In addition, I ask Tyler to think more on the margin. The options before us are not UBI or no UBI, but whether a move toward a more UBI-like system would improve the functioning of the U.S. system of social insurance while at the same time making it more “migration robust.” I think it would. The opacity and complexity of the current system helps contribute to the cynical view that low skill immigrants are abusing public assistance. A simpler, cash transfer program would be more transparent, easier to monitor for fraud, and not susceptible to the free-riding of many in-kind benefits.

Moreover, to the extent that a minimum income guarantee, on the margin, erodes political support for minimum wage policies, it is clearly a boon for the politics of low skill immigration. Immigration restrictionists have been known to advocate for higher minimum wages precisely in order to price-out foreign labor. A UBI represents an alternative way of bolstering native worker’s bargaining power while allowing wages to be set free—a point Tyler’s Bloomberg View colleague Leonid Bershidsky made eloquently earlier in the year. 

Small Steps Toward a Better World

The world is a messy place. When libertarian economists say they support the “free market,” they aren’t betraying ignorance of the status quo’s political entrenchment. Rather, they use the concept of a free market as shorthand for certain features—secure property rights, flexible prices, liberal contract law—for which there are real and viable margins for reform. Simply dismissing someone espousing the concept of free markets as utopian is therefore a kind of category error. Indeed, libertarian economists know better than anyone how far the contemporary economy falls short of the free market ideal.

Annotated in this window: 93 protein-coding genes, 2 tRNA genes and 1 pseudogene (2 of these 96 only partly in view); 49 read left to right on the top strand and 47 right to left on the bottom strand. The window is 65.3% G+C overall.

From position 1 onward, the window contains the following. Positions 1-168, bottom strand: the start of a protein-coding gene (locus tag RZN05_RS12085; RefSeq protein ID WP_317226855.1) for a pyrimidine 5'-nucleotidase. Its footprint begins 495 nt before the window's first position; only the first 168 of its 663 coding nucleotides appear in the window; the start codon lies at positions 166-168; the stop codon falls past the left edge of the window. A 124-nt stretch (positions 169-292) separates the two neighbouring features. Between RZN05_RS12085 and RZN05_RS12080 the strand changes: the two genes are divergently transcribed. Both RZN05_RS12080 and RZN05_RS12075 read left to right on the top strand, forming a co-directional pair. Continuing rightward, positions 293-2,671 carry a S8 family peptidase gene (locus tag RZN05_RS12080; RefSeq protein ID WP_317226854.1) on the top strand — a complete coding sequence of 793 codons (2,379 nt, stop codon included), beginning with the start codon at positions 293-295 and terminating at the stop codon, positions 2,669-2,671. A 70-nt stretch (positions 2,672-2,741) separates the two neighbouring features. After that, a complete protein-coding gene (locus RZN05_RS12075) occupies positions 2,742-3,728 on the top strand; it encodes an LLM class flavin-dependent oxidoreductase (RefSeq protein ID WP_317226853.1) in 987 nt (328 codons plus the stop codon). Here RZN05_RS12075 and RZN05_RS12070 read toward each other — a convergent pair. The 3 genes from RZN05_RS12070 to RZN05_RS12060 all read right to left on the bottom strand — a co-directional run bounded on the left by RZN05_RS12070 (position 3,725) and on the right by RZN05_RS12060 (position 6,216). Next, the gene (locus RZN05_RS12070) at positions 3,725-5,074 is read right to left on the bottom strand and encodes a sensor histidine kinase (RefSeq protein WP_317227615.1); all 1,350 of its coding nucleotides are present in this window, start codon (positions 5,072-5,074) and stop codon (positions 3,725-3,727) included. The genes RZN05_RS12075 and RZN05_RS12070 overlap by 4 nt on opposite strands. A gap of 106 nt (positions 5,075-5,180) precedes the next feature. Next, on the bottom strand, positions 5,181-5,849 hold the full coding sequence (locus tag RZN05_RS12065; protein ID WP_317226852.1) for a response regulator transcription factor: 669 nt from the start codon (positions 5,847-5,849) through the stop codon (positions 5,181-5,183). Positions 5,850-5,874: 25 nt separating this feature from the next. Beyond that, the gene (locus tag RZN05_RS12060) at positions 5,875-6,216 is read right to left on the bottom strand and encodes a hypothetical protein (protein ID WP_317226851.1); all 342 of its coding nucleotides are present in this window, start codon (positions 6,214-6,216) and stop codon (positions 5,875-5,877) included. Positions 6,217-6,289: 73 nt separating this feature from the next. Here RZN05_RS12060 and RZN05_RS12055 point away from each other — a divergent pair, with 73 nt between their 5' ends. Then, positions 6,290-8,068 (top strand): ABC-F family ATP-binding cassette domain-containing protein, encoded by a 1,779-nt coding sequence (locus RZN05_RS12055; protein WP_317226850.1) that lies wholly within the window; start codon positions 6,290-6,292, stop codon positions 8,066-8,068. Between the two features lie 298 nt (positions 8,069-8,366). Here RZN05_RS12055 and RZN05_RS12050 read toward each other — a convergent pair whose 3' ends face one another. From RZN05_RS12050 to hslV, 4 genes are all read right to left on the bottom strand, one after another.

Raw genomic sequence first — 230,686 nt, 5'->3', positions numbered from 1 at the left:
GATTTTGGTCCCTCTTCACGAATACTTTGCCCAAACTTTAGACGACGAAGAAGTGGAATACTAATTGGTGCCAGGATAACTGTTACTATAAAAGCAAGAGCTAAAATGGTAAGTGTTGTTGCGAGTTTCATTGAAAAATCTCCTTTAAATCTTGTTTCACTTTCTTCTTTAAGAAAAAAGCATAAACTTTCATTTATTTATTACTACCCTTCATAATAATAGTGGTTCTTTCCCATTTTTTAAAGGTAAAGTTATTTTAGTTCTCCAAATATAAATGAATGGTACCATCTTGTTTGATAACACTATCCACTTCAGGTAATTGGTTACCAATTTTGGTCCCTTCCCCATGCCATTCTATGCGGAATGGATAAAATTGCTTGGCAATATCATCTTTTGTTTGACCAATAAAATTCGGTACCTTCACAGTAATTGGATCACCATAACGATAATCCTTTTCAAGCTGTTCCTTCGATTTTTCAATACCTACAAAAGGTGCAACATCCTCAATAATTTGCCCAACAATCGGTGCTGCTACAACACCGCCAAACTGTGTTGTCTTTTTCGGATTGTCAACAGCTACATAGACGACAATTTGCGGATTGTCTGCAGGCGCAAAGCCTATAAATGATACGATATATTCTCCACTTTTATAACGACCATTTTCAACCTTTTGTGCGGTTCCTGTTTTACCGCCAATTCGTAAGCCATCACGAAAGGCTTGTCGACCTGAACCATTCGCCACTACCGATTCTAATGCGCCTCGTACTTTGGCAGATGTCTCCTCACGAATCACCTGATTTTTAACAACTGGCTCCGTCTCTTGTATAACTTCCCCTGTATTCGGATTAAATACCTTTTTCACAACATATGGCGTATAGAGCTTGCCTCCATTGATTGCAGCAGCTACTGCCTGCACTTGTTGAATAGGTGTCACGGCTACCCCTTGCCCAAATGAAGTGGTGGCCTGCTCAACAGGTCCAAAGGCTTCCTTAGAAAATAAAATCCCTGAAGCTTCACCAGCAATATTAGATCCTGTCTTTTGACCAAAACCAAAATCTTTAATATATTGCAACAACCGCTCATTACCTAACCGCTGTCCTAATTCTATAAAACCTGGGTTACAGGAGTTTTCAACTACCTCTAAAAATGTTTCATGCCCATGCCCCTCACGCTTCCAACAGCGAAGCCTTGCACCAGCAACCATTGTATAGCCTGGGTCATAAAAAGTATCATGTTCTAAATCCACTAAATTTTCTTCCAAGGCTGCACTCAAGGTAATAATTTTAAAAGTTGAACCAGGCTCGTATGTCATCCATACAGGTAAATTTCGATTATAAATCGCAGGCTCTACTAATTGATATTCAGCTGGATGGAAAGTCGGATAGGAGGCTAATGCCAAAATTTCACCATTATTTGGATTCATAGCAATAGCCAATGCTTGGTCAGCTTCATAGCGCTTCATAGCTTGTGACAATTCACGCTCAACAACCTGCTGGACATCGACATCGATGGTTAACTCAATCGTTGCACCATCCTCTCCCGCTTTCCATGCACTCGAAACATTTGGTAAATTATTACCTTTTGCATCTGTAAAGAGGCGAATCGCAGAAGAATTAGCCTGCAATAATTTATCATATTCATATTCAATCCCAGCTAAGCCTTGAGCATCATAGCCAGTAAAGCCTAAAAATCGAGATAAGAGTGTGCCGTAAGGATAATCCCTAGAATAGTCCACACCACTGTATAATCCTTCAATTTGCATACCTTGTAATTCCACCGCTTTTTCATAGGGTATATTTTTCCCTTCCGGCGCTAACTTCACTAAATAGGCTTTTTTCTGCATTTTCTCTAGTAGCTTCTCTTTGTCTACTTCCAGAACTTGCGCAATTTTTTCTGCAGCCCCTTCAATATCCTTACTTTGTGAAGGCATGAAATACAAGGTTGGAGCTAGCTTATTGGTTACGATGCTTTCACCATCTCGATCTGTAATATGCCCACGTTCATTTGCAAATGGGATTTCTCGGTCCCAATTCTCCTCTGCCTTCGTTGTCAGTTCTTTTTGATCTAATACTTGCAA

Similarly, as someone whose work aims to make real progress toward a UBI or Negative Income Tax, if anything I have above average knowledge of the barriers to its enactment in some sort of pure, idealized form. And yet, as a concept, it has helped me orient around a variety of margins where there is real progress to be made. These include:

  • Promoting programs like the EITC that entrust poor people with cash supplements.
  • Advancing a Universal Child Benefit to create a minimum income floor for children.
  • Eliminating program eligibility tests that penalize low-income workers for accruing savings.
  • Changing rules to make benefits more portable across state lines.
  • Working to consolidate, streamline and simplify existing programs, both for its own sake, and so that they interact together in a more coherent way.

Progress on each of these margins pushes the system as a whole toward being more UBI-like, which is a good thing even if it falls short of the ideal. Maybe someday the U.S. political landscape will shift, or the current accumulation of kluges will reach a breaking point that necessitates a major institutional restructuring. At that point there will be an opportunity for more dramatic and all encompassing reform. In the meanwhile, supporters of a UBI shouldn’t let the tyranny of the ideal get in the way of advancing real progress in the here and now.